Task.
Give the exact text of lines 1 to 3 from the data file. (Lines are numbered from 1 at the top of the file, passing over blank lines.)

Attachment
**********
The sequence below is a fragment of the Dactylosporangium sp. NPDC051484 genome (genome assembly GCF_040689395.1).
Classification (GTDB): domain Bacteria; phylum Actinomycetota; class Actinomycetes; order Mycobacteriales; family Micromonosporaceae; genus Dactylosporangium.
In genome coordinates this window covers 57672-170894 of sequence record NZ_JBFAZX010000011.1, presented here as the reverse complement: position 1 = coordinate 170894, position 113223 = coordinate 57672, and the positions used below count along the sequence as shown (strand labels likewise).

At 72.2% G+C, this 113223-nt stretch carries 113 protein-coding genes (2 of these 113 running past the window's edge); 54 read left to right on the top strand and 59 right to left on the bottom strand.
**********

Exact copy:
The sequence below is a fragment of the Dactylosporangium sp. NPDC051484 genome (genome assembly GCF_040689395.1).
Classification (GTDB): domain Bacteria; phylum Actinomycetota; class Actinomycetes; order Mycobacteriales; family Micromonosporaceae; genus Dactylosporangium.
In genome coordinates this window covers 57672-170894 of sequence record NZ_JBFAZX010000011.1, presented here as the reverse complement: position 1 = coordinate 170894, position 113223 = coordinate 57672, and the positions used below count along the sequence as shown (strand labels likewise).